When to Prune a Fothergilla


With their brilliant fall color and fragrant, bottlebrush flowers, fothergillas (Fothergilla spp.) make graceful additions to sunny or partially-shaded gardens. These native shrubs are useful as foundation plants, in shrub borders and when massed. Related to witch hazels, they combine well in home landscapes with azaleas and rhododendrons, as well as Japanese andromeda.

About Fothergilla

  • Large fothergilla (F. major) is native to the Allegheny Mountains of the eastern United States, while dwarf fothergilla (F. gardenii) grows naturally along the Southeastern coastal plain. Both shrubs are hardy to U.S. Department of Agriculture Zone 5 and are rarely troubled by insects or diseases. Large fothergilla grows 6 to 8 feet high and wide, while dwarf fothergilla stays at 3 to 6 feet. The shrubs are valued for their white, fragrant flowers and their outstanding fall color in shades of yellow, orange, red and purple.

Routine Pruning

  • Fothergillas bloom on the previous season's growth, so wait until flowering is finished before pruning. May, June and July are the best months for pruning, which is only necessary if you need to control the shrub's size. Pruning before the late-spring flowers emerge will ruin the flower display, and pruning after midsummer will remove the next season's flower buds.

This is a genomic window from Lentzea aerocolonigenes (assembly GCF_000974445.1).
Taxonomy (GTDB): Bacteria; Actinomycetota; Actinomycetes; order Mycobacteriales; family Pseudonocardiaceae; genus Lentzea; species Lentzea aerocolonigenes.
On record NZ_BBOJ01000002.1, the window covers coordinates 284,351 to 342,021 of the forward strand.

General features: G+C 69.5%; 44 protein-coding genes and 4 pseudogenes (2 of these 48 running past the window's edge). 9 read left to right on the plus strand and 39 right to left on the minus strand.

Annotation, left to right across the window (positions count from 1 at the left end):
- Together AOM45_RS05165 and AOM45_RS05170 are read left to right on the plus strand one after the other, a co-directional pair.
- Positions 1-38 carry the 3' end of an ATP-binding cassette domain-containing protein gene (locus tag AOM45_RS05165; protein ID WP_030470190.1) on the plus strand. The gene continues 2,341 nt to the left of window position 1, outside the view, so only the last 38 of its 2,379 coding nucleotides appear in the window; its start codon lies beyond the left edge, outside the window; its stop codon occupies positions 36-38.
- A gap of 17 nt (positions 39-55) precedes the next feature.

Pruning Damaged or Diseased Stems

  • Damaged or diseased stems should be removed whenever found, regardless of season. Make a clean cut below the break or diseased area, being sure to sterilize your pruners between cuts with alcohol or a mixture of nine parts water to one part household bleach.

An Exception for Blue Varieties

  • Fothergillas naturally have bluish-green foliage, a trait that's been manipulated by plant breeders to produce cultivars such as Blue Mist with pronounced blue foliage. With blue-foliaged cultivars, as with variegated forms of other plants, be on the lookout for branches that revert to the original plant coloration. These rogue branches must be cut back entirely as soon as they're seen, since they're usually more vigorous than the altered form and will eventually overtake the shrub, much in the same way rose bushes revert to wild cultivars if root suckers aren't removed.

Related Searches


Promoted By Zergnet


You May Also Like

  • Pruning Bottlebrush Shrubs

    The bottlebrush shrub is a low-maintenance plant that will reward you with fragrant, colorful flower displays every summer. It is a species...

  • How to Prune Old Andromeda

    Andromeda, also known as bog rosemary or Japanese andromeda, is a flowering evergreen shrub. The plant produces gray-green leaves with a powdery...

  • Dwarf Bottlebrush Plants

    Australian natives, many bottlebrush (_Callistemon spp._) varieties grow as 30-foot trees or large shrubs. Dwarf bottlebrush (_Callistemon citrinus_ "Little John") is more...

Related Searches

Check It Out

How to Make a Vertical Clay Pot Garden

Is DIY in your DNA? Become part of our maker community.
Submit Your Work!